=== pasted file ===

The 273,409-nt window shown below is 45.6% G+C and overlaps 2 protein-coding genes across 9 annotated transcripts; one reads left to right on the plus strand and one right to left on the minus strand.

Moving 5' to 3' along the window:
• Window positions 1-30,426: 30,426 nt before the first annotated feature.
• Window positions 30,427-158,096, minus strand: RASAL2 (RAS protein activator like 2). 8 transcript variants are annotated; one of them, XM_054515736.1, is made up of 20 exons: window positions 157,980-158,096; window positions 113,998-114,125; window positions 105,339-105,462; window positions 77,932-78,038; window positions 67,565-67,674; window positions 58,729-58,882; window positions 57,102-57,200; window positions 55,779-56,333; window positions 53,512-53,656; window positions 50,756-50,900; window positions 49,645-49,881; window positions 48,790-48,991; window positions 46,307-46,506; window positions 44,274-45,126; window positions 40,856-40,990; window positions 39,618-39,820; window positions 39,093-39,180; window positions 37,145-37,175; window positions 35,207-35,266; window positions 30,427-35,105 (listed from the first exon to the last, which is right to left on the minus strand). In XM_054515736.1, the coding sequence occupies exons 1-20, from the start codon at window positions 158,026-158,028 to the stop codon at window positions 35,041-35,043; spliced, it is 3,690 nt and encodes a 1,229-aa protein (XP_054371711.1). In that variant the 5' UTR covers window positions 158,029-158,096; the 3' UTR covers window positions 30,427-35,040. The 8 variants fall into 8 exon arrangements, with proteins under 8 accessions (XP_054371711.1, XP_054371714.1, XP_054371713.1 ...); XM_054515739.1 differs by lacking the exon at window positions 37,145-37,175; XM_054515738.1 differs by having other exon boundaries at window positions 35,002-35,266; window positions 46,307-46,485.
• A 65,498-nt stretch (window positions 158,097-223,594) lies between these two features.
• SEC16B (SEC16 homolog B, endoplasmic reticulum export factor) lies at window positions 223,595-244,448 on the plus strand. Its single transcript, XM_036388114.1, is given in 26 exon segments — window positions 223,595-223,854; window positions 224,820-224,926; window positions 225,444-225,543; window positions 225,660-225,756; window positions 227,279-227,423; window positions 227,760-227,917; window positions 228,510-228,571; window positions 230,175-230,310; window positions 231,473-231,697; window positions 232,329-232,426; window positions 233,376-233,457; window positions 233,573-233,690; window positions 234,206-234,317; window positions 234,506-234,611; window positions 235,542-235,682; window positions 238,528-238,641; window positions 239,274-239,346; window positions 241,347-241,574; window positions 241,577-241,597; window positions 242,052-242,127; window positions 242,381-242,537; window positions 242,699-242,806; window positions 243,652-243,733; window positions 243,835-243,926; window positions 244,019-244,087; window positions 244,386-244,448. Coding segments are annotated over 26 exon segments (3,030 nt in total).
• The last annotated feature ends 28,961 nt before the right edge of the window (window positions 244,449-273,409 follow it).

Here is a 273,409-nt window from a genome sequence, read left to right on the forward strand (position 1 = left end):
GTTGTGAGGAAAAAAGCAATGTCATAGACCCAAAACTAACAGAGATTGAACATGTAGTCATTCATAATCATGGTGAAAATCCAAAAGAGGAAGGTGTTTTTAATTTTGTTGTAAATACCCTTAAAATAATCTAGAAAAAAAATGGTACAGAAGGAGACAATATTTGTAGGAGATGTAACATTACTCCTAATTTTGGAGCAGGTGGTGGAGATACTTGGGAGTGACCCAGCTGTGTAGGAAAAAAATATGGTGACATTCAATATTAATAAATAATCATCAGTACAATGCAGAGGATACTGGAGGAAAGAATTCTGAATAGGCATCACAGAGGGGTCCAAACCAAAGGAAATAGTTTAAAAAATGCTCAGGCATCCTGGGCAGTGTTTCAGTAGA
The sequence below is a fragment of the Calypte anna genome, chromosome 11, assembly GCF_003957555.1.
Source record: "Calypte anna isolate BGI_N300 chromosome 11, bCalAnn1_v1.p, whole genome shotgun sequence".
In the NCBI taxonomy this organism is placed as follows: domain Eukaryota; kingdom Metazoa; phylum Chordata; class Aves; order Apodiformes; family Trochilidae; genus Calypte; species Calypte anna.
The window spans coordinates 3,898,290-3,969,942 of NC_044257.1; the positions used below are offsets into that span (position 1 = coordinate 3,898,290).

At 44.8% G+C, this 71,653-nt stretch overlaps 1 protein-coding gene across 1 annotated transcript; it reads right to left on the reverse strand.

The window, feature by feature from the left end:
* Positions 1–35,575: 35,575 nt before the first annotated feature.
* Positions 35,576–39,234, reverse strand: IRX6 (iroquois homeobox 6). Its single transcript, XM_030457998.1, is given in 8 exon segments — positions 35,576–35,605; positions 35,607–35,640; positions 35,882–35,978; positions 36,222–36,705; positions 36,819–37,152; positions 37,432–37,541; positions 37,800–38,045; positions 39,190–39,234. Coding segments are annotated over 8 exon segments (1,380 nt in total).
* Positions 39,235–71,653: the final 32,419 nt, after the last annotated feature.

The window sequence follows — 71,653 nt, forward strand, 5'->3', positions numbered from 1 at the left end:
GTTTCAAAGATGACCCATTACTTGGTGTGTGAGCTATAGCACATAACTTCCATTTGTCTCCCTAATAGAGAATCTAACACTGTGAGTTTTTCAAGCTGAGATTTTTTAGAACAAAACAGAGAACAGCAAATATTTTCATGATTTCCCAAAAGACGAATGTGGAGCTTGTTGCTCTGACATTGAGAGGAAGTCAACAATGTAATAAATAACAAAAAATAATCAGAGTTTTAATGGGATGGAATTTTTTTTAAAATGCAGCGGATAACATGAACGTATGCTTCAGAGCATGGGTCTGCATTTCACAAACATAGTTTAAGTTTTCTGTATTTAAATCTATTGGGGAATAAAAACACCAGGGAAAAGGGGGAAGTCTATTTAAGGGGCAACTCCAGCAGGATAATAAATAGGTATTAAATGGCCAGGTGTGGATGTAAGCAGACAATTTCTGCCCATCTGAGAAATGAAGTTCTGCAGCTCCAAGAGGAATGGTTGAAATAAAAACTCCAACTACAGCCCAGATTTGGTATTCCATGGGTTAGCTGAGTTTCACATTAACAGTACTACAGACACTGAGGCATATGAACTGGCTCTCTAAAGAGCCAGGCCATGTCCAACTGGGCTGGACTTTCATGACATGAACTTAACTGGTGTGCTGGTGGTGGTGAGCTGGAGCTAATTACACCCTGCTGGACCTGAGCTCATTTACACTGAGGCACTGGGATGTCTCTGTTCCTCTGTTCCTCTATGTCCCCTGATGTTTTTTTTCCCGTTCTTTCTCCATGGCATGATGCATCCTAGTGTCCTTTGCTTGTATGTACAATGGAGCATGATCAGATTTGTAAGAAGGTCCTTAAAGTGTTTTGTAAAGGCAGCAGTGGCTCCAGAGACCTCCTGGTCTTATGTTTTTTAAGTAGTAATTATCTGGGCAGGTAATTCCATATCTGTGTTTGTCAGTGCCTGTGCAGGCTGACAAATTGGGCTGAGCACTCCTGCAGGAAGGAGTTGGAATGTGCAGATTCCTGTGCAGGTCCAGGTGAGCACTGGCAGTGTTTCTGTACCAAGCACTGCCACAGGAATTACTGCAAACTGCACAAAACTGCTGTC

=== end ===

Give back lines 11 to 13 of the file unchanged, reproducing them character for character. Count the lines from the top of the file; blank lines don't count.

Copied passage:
Source record: "Calypte anna isolate BGI_N300 chromosome 11, bCalAnn1_v1.p, whole genome shotgun sequence".
In the NCBI taxonomy this organism is placed as follows: domain Eukaryota; kingdom Metazoa; phylum Chordata; class Aves; order Apodiformes; family Trochilidae; genus Calypte; species Calypte anna.
The window spans coordinates 3,898,290-3,969,942 of NC_044257.1; the positions used below are offsets into that span (position 1 = coordinate 3,898,290).